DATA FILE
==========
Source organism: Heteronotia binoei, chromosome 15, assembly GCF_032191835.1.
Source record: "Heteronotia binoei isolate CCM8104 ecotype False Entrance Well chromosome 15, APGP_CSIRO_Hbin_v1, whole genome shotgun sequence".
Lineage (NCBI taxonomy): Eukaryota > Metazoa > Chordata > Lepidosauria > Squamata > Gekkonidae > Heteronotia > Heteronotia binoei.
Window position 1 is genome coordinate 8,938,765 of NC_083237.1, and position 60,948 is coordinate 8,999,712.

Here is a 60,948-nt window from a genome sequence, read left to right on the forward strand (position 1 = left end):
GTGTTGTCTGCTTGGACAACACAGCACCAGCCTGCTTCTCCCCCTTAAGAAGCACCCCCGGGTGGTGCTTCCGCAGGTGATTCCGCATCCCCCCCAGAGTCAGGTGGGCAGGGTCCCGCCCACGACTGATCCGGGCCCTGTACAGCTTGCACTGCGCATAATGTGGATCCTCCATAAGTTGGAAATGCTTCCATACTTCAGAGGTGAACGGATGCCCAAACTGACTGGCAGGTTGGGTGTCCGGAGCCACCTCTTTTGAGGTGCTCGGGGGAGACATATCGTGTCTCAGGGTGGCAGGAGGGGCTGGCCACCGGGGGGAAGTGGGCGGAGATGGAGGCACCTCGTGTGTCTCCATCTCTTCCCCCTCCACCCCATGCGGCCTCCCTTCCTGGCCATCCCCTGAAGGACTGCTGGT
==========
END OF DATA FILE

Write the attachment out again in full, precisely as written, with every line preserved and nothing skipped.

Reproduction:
Source organism: Heteronotia binoei, chromosome 15, assembly GCF_032191835.1.
Source record: "Heteronotia binoei isolate CCM8104 ecotype False Entrance Well chromosome 15, APGP_CSIRO_Hbin_v1, whole genome shotgun sequence".
Lineage (NCBI taxonomy): Eukaryota > Metazoa > Chordata > Lepidosauria > Squamata > Gekkonidae > Heteronotia > Heteronotia binoei.
Window position 1 is genome coordinate 8,938,765 of NC_083237.1, and position 60,948 is coordinate 8,999,712.

Here is a 60,948-nt window from a genome sequence, read left to right on the forward strand (position 1 = left end):
GTGTTGTCTGCTTGGACAACACAGCACCAGCCTGCTTCTCCCCCTTAAGAAGCACCCCCGGGTGGTGCTTCCGCAGGTGATTCCGCATCCCCCCCAGAGTCAGGTGGGCAGGGTCCCGCCCACGACTGATCCGGGCCCTGTACAGCTTGCACTGCGCATAATGTGGATCCTCCATAAGTTGGAAATGCTTCCATACTTCAGAGGTGAACGGATGCCCAAACTGACTGGCAGGTTGGGTGTCCGGAGCCACCTCTTTTGAGGTGCTCGGGGGAGACATATCGTGTCTCAGGGTGGCAGGAGGGGCTGGCCACCGGGGGGAAGTGGGCGGAGATGGAGGCACCTCGTGTGTCTCCATCTCTTCCCCCTCCACCCCATGCGGCCTCCCTTCCTGGCCATCCCCTGAAGGACTGCTGGT